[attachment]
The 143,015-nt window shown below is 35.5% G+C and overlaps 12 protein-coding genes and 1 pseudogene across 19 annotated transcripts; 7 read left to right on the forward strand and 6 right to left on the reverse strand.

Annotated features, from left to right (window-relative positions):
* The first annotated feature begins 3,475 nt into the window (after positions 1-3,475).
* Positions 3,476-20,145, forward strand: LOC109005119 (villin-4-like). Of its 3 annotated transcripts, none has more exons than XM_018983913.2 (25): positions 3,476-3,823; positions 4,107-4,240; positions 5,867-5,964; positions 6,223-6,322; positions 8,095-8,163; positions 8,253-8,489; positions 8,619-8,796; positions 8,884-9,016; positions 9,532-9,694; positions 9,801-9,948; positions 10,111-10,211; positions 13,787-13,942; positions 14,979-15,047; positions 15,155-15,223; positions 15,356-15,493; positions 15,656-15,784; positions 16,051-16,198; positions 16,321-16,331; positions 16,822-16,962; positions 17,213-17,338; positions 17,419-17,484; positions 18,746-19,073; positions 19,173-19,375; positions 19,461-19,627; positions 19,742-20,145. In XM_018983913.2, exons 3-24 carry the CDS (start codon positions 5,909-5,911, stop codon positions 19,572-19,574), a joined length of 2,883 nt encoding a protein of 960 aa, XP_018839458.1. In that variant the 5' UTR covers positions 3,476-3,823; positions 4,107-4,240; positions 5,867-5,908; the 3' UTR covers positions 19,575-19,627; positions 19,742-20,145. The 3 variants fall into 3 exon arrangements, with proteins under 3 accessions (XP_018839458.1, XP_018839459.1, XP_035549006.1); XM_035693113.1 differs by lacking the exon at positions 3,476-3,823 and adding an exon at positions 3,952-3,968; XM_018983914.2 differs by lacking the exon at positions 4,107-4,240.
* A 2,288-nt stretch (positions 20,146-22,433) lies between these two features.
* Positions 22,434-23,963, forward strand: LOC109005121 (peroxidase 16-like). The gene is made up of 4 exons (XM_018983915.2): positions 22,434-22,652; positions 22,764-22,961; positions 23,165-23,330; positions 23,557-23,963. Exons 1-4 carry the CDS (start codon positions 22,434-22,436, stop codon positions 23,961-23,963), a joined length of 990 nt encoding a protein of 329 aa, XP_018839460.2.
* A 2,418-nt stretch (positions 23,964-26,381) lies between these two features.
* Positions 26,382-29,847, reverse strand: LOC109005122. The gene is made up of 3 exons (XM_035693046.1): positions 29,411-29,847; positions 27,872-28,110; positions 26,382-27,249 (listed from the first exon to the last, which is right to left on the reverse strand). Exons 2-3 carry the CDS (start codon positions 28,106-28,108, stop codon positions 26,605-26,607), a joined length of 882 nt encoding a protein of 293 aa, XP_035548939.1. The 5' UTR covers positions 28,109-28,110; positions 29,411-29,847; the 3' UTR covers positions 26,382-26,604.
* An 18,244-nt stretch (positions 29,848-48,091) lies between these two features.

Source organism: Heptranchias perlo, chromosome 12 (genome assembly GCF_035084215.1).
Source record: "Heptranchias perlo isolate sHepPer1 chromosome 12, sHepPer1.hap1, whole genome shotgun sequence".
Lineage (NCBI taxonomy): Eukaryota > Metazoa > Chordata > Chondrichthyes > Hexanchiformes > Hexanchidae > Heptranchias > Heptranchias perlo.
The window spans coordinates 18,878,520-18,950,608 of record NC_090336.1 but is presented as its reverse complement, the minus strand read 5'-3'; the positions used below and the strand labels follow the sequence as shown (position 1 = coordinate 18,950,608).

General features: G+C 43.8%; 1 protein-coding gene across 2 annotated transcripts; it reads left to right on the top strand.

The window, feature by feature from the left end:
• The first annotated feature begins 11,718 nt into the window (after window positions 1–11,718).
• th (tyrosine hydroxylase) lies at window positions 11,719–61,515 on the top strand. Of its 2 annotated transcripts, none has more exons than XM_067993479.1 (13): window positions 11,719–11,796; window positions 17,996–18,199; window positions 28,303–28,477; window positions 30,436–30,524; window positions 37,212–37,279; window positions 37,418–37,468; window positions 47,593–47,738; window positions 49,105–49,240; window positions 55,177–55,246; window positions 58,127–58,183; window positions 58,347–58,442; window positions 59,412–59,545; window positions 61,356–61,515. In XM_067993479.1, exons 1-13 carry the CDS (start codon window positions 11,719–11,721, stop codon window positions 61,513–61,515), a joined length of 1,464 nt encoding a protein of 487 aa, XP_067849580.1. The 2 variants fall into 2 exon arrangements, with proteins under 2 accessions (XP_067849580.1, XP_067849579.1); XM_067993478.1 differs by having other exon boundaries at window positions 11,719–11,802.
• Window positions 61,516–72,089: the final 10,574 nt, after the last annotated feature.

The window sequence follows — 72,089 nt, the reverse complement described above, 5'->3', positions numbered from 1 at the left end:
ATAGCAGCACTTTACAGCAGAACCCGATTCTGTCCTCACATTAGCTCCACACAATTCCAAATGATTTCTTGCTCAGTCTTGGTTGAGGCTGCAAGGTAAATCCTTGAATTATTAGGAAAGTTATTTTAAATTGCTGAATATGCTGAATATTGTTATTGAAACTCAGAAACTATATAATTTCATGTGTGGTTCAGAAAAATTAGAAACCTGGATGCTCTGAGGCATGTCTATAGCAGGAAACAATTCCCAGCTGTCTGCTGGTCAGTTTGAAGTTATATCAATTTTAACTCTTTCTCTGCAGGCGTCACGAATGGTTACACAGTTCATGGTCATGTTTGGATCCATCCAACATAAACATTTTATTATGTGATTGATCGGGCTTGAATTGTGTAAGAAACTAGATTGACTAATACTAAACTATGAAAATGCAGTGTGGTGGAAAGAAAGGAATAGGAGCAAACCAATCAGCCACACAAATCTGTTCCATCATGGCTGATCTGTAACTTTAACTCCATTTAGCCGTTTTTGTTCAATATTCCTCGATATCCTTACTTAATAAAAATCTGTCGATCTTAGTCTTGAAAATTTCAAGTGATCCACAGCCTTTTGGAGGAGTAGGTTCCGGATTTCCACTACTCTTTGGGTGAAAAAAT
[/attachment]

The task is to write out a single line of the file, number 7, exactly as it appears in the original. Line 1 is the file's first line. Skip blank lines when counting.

* A 2,418-nt stretch (positions 23,964-26,381) lies between these two features.